Financial institutions are invited to commit to setting science-based targets for scope 1 and 2 and for their investment activities under the Call to Action by submitting the commitment letter. However, because there is not yet sufficient development as to how to assess financial institutions’ scope 3 emissions against a 2°C trajectory, the partners of the Science Based Targets initiative are currently not be able to verify the targets (scopes 1, 2, and 3).
Financial institutions that submit the commitment letter will be invited to participate in future developments in this area.
 This definition applies either for the Fourth or Fifth Assessment Report of IPCC, as well as the modeling of the International Energy Agency.
For more information on eligibility criteria, please see the related FAQ section.
Do I need to use any specific method on the SBT website to join the call to action?
No, your company’s targets do not necessarily need to be developed according to a specific methodology. However ,the proposed targets need to comply with the eligibility criteria stated in the target submission form
How is the quality check performed?
• The Company submits the Science Based Targets Form with the proposed science based target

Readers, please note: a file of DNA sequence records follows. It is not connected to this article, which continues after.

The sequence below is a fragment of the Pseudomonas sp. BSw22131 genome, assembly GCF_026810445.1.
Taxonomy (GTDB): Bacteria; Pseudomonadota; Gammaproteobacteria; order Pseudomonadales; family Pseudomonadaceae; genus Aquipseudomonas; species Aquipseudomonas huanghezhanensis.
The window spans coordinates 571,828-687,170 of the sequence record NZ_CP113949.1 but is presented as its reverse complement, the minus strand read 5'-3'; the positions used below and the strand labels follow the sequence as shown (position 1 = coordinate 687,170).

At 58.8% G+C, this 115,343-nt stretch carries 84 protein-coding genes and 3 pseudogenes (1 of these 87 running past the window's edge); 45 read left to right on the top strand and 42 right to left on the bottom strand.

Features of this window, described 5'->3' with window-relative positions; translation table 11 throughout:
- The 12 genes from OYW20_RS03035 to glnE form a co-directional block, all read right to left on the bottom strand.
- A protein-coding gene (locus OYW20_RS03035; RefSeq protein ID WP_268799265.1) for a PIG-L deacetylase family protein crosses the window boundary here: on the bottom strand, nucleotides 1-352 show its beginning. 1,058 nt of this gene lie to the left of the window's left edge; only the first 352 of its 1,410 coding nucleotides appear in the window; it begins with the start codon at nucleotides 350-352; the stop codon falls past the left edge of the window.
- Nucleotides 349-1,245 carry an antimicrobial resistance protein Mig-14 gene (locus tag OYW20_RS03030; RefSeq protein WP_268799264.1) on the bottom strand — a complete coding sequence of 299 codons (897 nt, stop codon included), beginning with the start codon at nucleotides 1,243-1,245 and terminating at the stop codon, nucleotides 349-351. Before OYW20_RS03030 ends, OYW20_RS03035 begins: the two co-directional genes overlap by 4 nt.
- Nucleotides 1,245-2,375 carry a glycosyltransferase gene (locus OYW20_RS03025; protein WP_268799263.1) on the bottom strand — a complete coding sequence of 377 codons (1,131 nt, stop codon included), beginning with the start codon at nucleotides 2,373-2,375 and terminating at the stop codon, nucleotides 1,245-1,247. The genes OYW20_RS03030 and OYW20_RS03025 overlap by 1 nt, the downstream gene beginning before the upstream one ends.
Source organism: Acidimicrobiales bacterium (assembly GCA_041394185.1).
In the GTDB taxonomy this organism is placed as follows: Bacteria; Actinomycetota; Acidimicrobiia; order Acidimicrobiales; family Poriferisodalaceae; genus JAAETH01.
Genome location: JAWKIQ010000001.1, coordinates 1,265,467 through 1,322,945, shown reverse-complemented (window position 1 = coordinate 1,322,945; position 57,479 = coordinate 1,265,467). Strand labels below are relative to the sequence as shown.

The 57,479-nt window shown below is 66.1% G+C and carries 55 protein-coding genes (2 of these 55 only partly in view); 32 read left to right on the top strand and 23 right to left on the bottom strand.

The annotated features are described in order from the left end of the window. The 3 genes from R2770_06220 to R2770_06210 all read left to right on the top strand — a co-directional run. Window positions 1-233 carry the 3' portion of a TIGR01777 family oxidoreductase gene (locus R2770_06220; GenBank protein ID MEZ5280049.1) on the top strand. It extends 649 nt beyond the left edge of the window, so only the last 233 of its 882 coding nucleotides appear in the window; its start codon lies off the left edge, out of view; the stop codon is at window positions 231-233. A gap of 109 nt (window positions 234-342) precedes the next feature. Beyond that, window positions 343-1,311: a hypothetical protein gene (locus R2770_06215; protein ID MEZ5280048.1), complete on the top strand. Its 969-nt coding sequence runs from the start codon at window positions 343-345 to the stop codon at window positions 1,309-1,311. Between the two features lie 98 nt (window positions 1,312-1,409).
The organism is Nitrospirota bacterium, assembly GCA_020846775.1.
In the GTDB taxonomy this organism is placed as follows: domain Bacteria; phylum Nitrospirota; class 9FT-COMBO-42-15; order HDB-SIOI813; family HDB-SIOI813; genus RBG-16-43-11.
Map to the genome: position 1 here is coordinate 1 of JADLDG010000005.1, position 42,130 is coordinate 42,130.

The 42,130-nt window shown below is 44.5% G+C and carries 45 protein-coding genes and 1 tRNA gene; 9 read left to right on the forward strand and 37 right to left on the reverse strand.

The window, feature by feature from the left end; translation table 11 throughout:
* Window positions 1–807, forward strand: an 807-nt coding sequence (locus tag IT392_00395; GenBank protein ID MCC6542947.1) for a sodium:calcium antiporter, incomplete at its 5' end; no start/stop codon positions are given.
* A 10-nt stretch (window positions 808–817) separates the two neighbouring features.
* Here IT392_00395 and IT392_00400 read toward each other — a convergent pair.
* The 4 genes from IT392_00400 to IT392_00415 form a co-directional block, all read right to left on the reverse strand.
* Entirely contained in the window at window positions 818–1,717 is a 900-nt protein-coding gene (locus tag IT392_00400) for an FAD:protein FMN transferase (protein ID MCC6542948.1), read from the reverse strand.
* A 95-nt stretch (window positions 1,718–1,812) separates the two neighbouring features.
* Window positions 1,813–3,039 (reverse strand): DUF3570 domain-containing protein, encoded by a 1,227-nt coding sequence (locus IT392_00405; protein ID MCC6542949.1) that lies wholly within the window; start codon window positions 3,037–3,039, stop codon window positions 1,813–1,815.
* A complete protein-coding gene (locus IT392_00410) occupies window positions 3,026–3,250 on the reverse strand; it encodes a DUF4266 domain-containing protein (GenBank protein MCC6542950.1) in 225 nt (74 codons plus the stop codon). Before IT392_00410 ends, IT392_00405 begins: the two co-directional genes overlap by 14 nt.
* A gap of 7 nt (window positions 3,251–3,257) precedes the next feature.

• The Task Manager of the Science based Target initiative who coordinates the quality check process confirms reception and assigns a Technical Reviewer.
• The Technical Reviewer is a qualified professional working for any of the partner organizations that checks the form and determines if the information provided is sufficient to perform the Quality Check.
• The Technical Reviewer performs the Quality Check by assessing alignment to the eligibility criteria
• The Technical Reviewer double checks the target against the method used (if any) plus additional methods to assess alignment with the 2°C trajectory.
• The Technical Reviewer passes the Quality Check Report to the Steering Committee of the Science Based Targets initiative for revision and approval.
• Once the Steering Committee signs off, the Task Manager notifies the Company about the outcome of the Quality Check.
The Profiling and Communications Leader of the Science Based Targets Initiative lists the Company in the different websites and starts planning communication activities .
How does this initiative relate to the We Mean Business Commit to Action Campaign?
The We Mean Business Coalition and CDP are offering companies a platform to act and be recognized through several initiatives, including science-based targets. Companies that commit to the Science Based Targets Initiative’s Call to Action count toward the We Mean Business Campaign (though they may opt out if they choose). However, companies that have committed to the Commit to Action campaign must agree to the additional criteria required by the Science Based Targets Initiative by signing the commitment letter form.